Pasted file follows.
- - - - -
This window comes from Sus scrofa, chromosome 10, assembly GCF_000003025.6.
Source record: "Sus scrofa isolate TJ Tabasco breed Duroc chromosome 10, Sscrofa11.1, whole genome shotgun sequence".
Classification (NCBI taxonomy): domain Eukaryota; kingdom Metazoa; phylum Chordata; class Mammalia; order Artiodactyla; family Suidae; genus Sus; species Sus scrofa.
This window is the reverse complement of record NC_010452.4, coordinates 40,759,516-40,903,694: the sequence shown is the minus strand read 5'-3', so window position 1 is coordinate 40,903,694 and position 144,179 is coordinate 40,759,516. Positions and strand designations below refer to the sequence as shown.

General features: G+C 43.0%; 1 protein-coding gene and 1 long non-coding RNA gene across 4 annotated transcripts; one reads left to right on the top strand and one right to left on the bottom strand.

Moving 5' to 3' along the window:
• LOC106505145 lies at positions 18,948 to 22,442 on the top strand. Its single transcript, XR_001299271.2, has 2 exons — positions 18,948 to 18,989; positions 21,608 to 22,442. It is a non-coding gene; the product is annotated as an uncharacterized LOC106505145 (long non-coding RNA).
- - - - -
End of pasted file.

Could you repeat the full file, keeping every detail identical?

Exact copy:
This window comes from Sus scrofa, chromosome 10, assembly GCF_000003025.6.
Source record: "Sus scrofa isolate TJ Tabasco breed Duroc chromosome 10, Sscrofa11.1, whole genome shotgun sequence".
Classification (NCBI taxonomy): domain Eukaryota; kingdom Metazoa; phylum Chordata; class Mammalia; order Artiodactyla; family Suidae; genus Sus; species Sus scrofa.
This window is the reverse complement of record NC_010452.4, coordinates 40,759,516-40,903,694: the sequence shown is the minus strand read 5'-3', so window position 1 is coordinate 40,903,694 and position 144,179 is coordinate 40,759,516. Positions and strand designations below refer to the sequence as shown.

General features: G+C 43.0%; 1 protein-coding gene and 1 long non-coding RNA gene across 4 annotated transcripts; one reads left to right on the top strand and one right to left on the bottom strand.

Moving 5' to 3' along the window:
• LOC106505145 lies at positions 18,948 to 22,442 on the top strand. Its single transcript, XR_001299271.2, has 2 exons — positions 18,948 to 18,989; positions 21,608 to 22,442. It is a non-coding gene; the product is annotated as an uncharacterized LOC106505145 (long non-coding RNA).